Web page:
• VOC allows customers to talk freely and identify topics for discussion rather than simply respond to topic chosen by the researcher.
  • VOC may help businesses uncover previously unstated customer expectations or needs.
  • The voice of customer can be captured in a variety of ways:
    • Through direct discussion or interviews with individual customers
    • Surveys and focus groups
    • Customer-developed specifications or customer design groups
    • Collation of customer comments from warranty records, field reports, or complaint logs.
    • This information can be collated by customer segment to help understand each segment’s wants and needs.
  • “A Voice of Customer (VOC) initiative should give voice to things that the firm would not normally hear. It should allow a firm to hear, straight from its customers, insightful things that do not surface through conventional marketing research.” – Author Jim Barnes.

Ways to Segment Markets

Segmentation can be based on any number of criteria selected to suit a particular purpose, and each class may be segmented in more than one way.

Market segments can be defined by demographic characteristics such as gender, geography, age, occupation and wealth. Demographic categories can also be refined or customized.

Customers can also be segmented by attitude or psychological profiles, such as willingness to engage in social media or self-identification in a social group.

Historic Segmentation vs Customer-Driven Segmentation

  • Historically, market segments were based, in the worst case, on preconceptions about the behaviors or desires of certain groups or, in the best case, on research into small “representative” groups of customers.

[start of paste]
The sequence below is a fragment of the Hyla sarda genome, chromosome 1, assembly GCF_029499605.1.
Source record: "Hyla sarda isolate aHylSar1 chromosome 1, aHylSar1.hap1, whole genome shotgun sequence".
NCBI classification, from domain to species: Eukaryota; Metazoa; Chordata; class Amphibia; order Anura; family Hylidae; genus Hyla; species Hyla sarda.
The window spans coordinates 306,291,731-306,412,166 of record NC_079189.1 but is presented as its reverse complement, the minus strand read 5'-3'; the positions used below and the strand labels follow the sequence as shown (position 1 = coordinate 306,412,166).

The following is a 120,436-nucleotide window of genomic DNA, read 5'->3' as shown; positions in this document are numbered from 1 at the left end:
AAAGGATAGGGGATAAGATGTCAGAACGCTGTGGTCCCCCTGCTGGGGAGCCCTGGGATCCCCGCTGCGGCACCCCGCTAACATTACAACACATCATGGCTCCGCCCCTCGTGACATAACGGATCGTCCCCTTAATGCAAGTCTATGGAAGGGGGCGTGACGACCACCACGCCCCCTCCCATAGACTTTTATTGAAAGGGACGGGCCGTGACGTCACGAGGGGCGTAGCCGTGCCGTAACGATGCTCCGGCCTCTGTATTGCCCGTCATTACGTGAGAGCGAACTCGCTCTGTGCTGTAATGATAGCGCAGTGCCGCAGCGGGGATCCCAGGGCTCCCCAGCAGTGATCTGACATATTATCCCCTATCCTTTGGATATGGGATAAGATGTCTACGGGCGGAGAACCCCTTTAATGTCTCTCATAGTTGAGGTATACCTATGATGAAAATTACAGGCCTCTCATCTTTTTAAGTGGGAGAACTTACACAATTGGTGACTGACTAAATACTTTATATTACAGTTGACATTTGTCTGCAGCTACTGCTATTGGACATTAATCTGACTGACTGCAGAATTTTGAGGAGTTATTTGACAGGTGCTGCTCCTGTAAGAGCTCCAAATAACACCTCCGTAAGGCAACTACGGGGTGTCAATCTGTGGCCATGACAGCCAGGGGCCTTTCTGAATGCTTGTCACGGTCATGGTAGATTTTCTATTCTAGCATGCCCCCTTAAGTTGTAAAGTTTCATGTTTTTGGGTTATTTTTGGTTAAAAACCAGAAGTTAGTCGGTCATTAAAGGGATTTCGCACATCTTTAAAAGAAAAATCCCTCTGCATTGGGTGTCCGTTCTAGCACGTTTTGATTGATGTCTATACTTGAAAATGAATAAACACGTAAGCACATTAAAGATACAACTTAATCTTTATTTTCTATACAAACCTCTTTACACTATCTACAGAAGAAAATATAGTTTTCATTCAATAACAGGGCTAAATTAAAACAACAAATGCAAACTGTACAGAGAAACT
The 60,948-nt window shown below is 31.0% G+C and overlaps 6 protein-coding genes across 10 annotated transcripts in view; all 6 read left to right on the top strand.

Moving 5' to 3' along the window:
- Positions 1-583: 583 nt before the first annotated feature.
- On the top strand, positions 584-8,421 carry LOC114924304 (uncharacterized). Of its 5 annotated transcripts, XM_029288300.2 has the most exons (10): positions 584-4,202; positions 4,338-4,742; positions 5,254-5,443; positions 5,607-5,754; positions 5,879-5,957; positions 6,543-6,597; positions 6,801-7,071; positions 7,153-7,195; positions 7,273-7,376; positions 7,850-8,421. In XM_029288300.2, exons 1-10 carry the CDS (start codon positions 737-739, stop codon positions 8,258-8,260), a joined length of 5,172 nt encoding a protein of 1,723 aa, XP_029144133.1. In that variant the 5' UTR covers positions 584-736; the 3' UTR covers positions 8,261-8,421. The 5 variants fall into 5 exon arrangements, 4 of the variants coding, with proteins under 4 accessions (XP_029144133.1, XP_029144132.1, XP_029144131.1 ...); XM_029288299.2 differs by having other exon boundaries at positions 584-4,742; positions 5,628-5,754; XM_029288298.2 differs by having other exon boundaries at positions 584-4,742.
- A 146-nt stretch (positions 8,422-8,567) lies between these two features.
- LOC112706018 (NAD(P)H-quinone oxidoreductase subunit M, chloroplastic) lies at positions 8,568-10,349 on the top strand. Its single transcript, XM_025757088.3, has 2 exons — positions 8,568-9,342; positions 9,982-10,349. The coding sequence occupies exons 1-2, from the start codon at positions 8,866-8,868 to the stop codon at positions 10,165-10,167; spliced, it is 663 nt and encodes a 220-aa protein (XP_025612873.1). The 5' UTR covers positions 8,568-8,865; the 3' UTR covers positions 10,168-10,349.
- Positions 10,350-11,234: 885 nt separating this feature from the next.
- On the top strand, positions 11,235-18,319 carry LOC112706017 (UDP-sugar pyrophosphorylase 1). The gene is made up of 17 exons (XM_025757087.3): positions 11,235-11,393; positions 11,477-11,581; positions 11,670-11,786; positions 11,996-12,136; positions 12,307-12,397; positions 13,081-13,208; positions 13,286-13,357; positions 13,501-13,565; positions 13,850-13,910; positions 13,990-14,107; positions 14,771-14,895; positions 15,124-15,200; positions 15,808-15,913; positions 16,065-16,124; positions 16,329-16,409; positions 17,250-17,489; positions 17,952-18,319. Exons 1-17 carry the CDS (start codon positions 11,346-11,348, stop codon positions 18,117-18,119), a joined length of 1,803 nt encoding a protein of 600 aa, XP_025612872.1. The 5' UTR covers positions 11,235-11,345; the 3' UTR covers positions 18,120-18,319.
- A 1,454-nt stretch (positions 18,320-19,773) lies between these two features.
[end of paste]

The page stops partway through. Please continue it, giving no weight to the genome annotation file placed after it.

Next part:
• Predictive segmentation can be inaccurate.
  • Today, segments can be defined by customers’ actual buying behaviors, and the result is more accurate segmentation.
  • Three different ways of segmentation might occur in a customer-driven strategy:
    • Segmentation by customer value to the business
    • Segmentation by customer needs
    • Segmentation by preferred contact channel

Segmentation by Customer Value

  • The greater the customer’s value, the better the treatment the customer receives.
  • Leading-edge organizations aim to acquire and retain profitable customers and get them to spend more.
  • Generally, a small percentage of the customer base – about 20% or less – provides a significantly higher percentage of revenues or profits. This relationship is known as the Pareto Principle.
  • The diagram below depicts how a small number of customers can generate a disproportionately large amount of profit:

Segmentation by Customer Needs

  • When we begin to discuss what services or product features profitable customer’s desire, we are moving into the second form of segmentation – segmentation by customer needs.
  • These needs may refer to specific product or service features, contact channels, or logistics channels (time and placement).
  • It is important for businesses to understand what customer want, why and how much. This is called a Value Profile.
  • Once the value profile has been created, a value proposition can then be drafted that details how each segment’s perception of value will b fulfilled by the product or service.
  • The value proposition is a key part of the promotional strategy and customer relationship.

Segmentation by Preferred Channel

  • Because of potential savings, some business sectors have chosen to reward customers that use technology channels, such as a discount for setting up automated bill payment.
  • Another option is to educate customers on the benefits of a particular channel. For example, automated call answering systems usually refer callers to Web sites for faster service and a chance to avoid a lengthy wait in a phone queue.